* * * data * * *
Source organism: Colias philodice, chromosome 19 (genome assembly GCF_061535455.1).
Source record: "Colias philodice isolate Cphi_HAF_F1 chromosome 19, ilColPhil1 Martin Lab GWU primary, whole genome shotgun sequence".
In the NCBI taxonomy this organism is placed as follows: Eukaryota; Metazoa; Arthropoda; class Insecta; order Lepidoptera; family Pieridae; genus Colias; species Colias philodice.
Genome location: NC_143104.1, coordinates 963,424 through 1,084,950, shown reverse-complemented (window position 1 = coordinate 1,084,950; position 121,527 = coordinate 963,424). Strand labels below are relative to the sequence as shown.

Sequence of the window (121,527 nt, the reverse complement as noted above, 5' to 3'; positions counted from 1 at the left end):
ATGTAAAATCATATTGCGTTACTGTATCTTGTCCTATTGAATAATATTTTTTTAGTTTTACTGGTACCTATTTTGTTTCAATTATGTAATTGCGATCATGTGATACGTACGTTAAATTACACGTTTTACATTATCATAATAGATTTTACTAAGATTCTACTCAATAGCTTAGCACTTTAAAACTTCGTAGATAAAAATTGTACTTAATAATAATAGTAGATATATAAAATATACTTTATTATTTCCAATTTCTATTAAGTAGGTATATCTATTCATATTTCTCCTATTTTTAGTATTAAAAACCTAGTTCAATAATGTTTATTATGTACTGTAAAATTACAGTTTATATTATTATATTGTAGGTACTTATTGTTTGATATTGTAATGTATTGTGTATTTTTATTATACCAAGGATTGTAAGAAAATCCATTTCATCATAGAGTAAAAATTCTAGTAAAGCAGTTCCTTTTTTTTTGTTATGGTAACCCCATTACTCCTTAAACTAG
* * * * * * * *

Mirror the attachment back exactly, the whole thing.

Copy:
Source organism: Colias philodice, chromosome 19 (genome assembly GCF_061535455.1).
Source record: "Colias philodice isolate Cphi_HAF_F1 chromosome 19, ilColPhil1 Martin Lab GWU primary, whole genome shotgun sequence".
In the NCBI taxonomy this organism is placed as follows: Eukaryota; Metazoa; Arthropoda; class Insecta; order Lepidoptera; family Pieridae; genus Colias; species Colias philodice.
Genome location: NC_143104.1, coordinates 963,424 through 1,084,950, shown reverse-complemented (window position 1 = coordinate 1,084,950; position 121,527 = coordinate 963,424). Strand labels below are relative to the sequence as shown.

Sequence of the window (121,527 nt, the reverse complement as noted above, 5' to 3'; positions counted from 1 at the left end):
ATGTAAAATCATATTGCGTTACTGTATCTTGTCCTATTGAATAATATTTTTTTAGTTTTACTGGTACCTATTTTGTTTCAATTATGTAATTGCGATCATGTGATACGTACGTTAAATTACACGTTTTACATTATCATAATAGATTTTACTAAGATTCTACTCAATAGCTTAGCACTTTAAAACTTCGTAGATAAAAATTGTACTTAATAATAATAGTAGATATATAAAATATACTTTATTATTTCCAATTTCTATTAAGTAGGTATATCTATTCATATTTCTCCTATTTTTAGTATTAAAAACCTAGTTCAATAATGTTTATTATGTACTGTAAAATTACAGTTTATATTATTATATTGTAGGTACTTATTGTTTGATATTGTAATGTATTGTGTATTTTTATTATACCAAGGATTGTAAGAAAATCCATTTCATCATAGAGTAAAAATTCTAGTAAAGCAGTTCCTTTTTTTTTGTTATGGTAACCCCATTACTCCTTAAACTAG